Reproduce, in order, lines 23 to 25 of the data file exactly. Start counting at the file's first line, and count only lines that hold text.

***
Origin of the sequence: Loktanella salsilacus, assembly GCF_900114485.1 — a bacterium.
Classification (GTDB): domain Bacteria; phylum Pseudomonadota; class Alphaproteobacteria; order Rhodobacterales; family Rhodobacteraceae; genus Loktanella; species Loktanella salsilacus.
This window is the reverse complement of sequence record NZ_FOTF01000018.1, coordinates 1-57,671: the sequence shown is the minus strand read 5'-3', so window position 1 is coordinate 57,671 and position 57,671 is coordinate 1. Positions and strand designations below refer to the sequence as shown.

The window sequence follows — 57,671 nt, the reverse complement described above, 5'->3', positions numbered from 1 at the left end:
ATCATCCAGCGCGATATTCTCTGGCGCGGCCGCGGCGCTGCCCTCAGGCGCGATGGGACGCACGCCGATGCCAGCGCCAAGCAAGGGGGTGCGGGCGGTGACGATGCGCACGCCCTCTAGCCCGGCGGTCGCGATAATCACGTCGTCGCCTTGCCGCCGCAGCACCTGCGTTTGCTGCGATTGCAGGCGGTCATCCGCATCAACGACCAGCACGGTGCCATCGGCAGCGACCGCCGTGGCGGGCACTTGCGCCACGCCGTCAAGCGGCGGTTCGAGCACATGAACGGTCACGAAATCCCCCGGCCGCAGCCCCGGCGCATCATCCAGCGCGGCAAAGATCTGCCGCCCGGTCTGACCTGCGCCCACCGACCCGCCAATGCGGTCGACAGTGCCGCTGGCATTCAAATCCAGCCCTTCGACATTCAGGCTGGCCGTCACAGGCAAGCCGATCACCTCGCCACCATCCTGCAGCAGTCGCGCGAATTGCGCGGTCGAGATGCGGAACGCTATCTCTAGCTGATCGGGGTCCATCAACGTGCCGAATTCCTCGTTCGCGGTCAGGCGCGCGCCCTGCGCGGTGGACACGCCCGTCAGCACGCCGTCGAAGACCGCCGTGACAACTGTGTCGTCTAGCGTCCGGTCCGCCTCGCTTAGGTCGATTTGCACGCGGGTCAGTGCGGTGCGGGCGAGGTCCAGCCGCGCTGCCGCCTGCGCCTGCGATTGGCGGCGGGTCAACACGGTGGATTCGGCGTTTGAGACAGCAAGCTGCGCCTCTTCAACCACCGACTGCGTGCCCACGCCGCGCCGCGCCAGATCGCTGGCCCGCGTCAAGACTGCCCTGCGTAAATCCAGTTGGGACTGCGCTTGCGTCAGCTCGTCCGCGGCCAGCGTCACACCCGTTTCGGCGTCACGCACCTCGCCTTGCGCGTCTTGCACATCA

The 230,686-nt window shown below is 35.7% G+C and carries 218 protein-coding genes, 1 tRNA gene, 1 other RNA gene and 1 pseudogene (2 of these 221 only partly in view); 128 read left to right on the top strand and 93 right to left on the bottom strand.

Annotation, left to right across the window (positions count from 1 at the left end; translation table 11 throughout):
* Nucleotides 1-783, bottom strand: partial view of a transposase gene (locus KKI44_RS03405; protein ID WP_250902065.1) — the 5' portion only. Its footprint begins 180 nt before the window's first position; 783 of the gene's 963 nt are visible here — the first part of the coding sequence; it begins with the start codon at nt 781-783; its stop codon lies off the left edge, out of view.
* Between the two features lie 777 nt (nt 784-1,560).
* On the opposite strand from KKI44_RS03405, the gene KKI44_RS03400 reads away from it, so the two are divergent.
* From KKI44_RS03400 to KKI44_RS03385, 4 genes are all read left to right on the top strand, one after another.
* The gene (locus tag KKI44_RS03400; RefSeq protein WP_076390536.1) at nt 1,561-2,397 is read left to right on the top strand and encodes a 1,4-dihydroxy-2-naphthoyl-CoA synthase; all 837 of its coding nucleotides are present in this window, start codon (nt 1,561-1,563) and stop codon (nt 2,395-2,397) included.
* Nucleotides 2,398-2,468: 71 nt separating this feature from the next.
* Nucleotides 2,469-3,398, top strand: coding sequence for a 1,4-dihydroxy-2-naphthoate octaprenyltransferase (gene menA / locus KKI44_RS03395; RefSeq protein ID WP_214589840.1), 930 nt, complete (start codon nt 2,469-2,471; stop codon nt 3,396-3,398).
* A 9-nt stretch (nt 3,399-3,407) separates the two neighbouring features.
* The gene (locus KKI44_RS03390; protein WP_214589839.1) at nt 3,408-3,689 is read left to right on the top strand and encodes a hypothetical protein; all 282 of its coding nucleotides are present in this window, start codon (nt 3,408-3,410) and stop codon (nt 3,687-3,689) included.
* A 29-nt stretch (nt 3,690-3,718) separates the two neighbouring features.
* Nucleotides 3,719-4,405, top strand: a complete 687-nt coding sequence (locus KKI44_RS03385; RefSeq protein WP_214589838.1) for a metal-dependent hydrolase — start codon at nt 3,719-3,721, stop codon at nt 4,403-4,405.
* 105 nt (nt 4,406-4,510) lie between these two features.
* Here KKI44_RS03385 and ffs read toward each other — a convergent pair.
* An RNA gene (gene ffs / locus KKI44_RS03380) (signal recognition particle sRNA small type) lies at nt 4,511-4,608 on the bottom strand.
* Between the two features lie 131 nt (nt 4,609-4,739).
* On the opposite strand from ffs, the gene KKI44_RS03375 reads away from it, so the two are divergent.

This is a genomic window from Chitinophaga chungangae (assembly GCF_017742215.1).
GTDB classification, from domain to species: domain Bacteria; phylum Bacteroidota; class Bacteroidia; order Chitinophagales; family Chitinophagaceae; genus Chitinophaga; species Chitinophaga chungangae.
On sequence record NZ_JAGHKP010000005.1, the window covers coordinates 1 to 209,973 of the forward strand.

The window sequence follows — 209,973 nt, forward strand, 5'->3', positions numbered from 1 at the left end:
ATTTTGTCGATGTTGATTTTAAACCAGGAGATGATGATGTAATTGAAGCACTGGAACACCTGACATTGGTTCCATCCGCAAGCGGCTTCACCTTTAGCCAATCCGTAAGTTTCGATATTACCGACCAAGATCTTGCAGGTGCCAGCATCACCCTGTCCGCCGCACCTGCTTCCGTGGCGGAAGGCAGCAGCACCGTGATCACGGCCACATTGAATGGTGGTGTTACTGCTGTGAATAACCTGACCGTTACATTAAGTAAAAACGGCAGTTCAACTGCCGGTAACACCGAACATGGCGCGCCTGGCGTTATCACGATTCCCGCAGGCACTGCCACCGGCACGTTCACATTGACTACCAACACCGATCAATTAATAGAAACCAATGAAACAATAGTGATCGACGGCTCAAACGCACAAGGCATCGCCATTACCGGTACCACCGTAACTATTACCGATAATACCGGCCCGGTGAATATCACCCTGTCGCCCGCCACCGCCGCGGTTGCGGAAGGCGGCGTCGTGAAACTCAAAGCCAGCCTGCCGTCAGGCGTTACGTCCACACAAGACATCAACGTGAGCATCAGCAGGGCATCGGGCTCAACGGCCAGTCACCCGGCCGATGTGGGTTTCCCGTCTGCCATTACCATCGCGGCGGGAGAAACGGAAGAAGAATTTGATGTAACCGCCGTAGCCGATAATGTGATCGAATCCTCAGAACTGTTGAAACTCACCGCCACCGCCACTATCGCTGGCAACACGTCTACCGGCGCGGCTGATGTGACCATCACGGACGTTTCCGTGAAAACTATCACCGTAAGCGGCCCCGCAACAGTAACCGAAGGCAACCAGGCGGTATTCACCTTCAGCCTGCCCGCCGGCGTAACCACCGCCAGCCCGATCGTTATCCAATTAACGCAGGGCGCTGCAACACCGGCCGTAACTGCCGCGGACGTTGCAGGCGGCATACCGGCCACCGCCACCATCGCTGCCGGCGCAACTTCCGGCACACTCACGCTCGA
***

* On the opposite strand from ffs, the gene KKI44_RS03375 reads away from it, so the two are divergent.

This is a genomic window from Chitinophaga chungangae (assembly GCF_017742215.1).
GTDB classification, from domain to species: domain Bacteria; phylum Bacteroidota; class Bacteroidia; order Chitinophagales; family Chitinophagaceae; genus Chitinophaga; species Chitinophaga chungangae.